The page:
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Garcia Peoples - Dodging Dues Music Album Reviews

Garcia Peoples - Dodging Dues Music Album Reviews
The New Jersey sextet’s fifth studio album is an easeful tour of muscular riff-rock, noodly song suites, and curtsying pastoral folk.

Since debuting in 2017, Garcia Peoples’ greatest challenge has been to get people to forget what they’re called. You don’t name your psychedelic rock band after the most famous member of the most famous psychedelic rock band of all time if you’re not up for the challenge. And while their particular trip has often taken them through the Grateful Dead’s astral wake, they’ve steadily widened their sound and ambition over the past five years to include touches of dub, sticky Bitches Brew jazz, and tetchy post-punk. They’re too nervy to be a proper jam band, but they jam way too much to be anything else. Dodging Dues, the New Jersey sextet’s fifth studio album, dials back some of the abrasion of 2020’s Nightcap at Wits’ End, but its easeful tour of muscular riff-rock, noodly song suites, and curtsying pastoral folk settles further into a sound worth taking on its own merits. If you pick up this record in the hopes of hearing someone imitate the tone of Jerry Garcia’s tiger guitar, look elsewhere.

Dodging Dues was recorded in a pair of sessions in 2020, with Superwolves maestro Matt Sweeney in the producer’s chair. Though it’s relatively tidy at 34 minutes long, its sense of patience and control makes its runtime seem broader, if not longer; where most rock groups’ studio improvisations feel unnaturally compressed by the band’s consciousness of an album’s shape and size, Garcia Peoples never sound burdened by much of anything here. Their general ease and comfortability, aided by the clarity of Sweeney’s production, give these seven songs a sense of fluid communication as they move through styles; even if the details dim in the memory, the feeling of their conversation is easy to internalize.

Dodging Dues is built around the trio of “Cold Dice,” “Tough Freaks,” and “Stray Cats,” a musically interlocking triptych of songs whose lyrics circle the exhaustions of big-city life in search of a place to catch a breath. Danny Arakaki, Tom Malach, and Derek Spaldo’s guitars pass one another like pedestrians in a busy crosswalk, become entangled, split back apart, and pursue oblong paths that don’t appear to follow logic, but they never stumble into dissonance. “Sick of dodging dues,” they sing in “Tough Freaks,” “stop wasting all your time.” This is ordered, well-managed music about the importance of living an ordered, well-managed life. “Heal me with truth, you immaculate one,” goes one line in “Cassandra,” a song so mannered and traditional in its expectations you expect it to doff its cap as you pass.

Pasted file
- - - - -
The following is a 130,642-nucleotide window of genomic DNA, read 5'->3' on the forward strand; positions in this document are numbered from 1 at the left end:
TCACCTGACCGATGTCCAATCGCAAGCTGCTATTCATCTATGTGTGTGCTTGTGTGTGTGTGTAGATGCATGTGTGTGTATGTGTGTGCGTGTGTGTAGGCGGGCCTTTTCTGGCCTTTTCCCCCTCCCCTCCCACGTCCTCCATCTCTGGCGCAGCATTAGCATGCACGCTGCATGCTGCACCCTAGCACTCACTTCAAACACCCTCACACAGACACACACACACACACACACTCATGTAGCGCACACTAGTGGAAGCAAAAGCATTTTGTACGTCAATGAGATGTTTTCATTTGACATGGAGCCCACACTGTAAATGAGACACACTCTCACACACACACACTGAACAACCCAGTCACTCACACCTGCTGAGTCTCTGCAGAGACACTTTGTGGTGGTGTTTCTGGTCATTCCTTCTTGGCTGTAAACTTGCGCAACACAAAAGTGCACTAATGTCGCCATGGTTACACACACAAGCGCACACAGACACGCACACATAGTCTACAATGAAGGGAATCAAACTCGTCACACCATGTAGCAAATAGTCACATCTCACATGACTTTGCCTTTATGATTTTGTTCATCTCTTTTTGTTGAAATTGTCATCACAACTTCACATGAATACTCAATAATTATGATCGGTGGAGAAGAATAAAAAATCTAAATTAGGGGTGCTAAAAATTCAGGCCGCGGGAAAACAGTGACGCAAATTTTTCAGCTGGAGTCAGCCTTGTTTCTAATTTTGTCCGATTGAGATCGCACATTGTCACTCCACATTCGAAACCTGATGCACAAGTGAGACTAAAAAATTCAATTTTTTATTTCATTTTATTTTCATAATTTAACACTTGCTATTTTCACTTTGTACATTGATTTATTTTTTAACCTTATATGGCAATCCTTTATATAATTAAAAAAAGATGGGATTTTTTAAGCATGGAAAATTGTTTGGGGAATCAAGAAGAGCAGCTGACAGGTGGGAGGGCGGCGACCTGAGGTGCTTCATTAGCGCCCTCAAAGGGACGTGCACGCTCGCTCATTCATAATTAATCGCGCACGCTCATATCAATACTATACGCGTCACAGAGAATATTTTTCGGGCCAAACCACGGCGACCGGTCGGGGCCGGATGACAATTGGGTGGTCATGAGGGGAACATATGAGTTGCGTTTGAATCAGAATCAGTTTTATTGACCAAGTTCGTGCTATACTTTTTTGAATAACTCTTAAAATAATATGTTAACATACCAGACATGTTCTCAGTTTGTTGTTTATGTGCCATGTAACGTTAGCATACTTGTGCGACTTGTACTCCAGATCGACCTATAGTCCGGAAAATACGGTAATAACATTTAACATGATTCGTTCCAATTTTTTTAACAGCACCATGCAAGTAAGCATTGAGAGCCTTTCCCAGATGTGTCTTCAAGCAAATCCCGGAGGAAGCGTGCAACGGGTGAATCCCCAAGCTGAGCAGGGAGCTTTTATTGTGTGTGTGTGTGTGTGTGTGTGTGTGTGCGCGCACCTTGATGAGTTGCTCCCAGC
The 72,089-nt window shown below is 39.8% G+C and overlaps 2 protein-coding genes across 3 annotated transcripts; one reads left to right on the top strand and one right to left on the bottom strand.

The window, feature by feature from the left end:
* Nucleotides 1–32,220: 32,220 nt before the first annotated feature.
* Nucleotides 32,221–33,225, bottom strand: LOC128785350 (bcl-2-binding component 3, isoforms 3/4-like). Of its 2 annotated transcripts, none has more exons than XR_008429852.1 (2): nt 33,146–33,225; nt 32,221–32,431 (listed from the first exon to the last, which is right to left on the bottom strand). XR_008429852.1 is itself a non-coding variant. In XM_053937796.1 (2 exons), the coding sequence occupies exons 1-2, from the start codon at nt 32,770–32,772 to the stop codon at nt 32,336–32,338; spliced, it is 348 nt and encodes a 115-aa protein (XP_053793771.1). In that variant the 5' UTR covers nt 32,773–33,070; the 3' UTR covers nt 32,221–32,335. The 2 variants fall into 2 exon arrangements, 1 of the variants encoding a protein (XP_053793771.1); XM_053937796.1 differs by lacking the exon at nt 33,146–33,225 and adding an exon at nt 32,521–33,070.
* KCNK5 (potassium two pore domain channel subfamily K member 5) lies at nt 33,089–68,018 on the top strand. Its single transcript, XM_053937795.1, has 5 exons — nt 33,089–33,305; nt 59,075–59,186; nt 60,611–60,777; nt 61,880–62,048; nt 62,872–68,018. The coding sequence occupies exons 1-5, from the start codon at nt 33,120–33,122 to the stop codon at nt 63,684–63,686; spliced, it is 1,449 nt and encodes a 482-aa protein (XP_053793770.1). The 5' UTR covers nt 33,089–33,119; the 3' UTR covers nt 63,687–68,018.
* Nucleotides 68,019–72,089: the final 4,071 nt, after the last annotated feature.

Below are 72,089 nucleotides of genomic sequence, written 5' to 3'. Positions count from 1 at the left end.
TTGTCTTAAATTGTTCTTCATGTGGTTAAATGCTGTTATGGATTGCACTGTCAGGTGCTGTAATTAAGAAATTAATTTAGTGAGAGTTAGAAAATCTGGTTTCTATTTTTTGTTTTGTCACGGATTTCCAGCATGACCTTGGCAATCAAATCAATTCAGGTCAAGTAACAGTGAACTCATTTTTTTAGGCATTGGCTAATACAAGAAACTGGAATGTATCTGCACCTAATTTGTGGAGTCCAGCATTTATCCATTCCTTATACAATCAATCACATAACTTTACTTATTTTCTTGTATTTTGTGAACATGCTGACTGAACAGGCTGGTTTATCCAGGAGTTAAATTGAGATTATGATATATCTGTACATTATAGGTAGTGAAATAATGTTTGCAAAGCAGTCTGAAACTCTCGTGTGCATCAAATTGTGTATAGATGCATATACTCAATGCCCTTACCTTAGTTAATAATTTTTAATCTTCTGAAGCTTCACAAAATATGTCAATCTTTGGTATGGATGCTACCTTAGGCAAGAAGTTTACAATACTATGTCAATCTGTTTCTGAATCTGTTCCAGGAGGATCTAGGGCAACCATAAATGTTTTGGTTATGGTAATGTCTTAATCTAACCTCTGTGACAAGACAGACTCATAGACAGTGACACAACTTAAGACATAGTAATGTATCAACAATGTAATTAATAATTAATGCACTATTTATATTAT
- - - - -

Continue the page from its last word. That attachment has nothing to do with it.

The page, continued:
It’s Garcia Peoples playing to their strengths. Though still firmly tape-trader music, their form of psychedelia has more in common with the likes of Kikagaku Moyo, Dungen, and Chris Forsyth, the latter of whom they’ve backed live—all artists who use the clicked-in propulsion of krautrock to keep their wildest trips firmly within the guardrails. For Garcia Peoples, this sense of restraint makes their music more compelling and allows them to subvert expectations. At just the moment you’d expect closer “Fill Your Cup”’s middle solo to lift off into some triumphant shredding, it suddenly goes stroboscopic and buries itself in the belly of the song. Where most bands would draw out a shining, imperial solo to cap something like the aforementioned three-song run, on “Stray Cats” Garcia Peoples give you 10 needling seconds of mosquito buzz, then peace out.

This dedication to a form of efficient and orderly journeying—musically or otherwise—carries through much of the album. In “Here We Are,” the guitars go balletic, interweaving, touching down, springing back up. They’re not quite interlocking or running parallel or phasing; Sweeney places them just close enough to force you to consider the blank space their dancing creates. Listening to it is like tracing the gaps in a healthy monstera.

Even when things get loud, they don’t get heavy. Opener “False Company,” a beefy valediction to a fake friend, pumps by on an oil derrick beat from drummer Cesar Arakaki and bassist Andy Cush (who is also a contributing editor at Pitchfork), while the guitars smoke a low and slow barbecue riff. It’s an almost absurdly muscular song, the kind of thing you can imagine slapping the hood of while cracking a cold beer, but the vibe is pure light: “Now that the weight has been lifted,” Pat Gubler sings, “There’s a gladness in my heart that’s returning to me.”

You can hear a touch of Thin Lizzy in “False Company,” and a whole lot of ZZ Top. There’s Fairport Convention in “Cassandra,” and, yeah, the Grateful Dead pretty much everywhere else. Dodging Dues isn’t interested in clearing new territory for psychedelic rock, which is not a criticism: Wandering a well-tended garden path can be far more rewarding than hacking your way through the brush. Lyrically and musically, this album is built to pursue the felicity of spirit that can come with following an expertly manicured path, which is another way of saying it goes where it wants without worrying about the weight of other peoples’ expectations. You can travel so much farther when you pack light.

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About Wanni Arachchige Udara Madusanka Perera

Hey, I'm Perera! I will try to give you technology reviews(mobile,gadgets,smart watch & other technology things), Automobiles, News and entertainment for built up your knowledge.
Garcia Peoples - Dodging Dues Music Album Reviews Garcia Peoples - Dodging Dues Music Album Reviews Reviewed by Wanni Arachchige Udara Madusanka Perera on Thursday, January 27, 2022 Rating: 5

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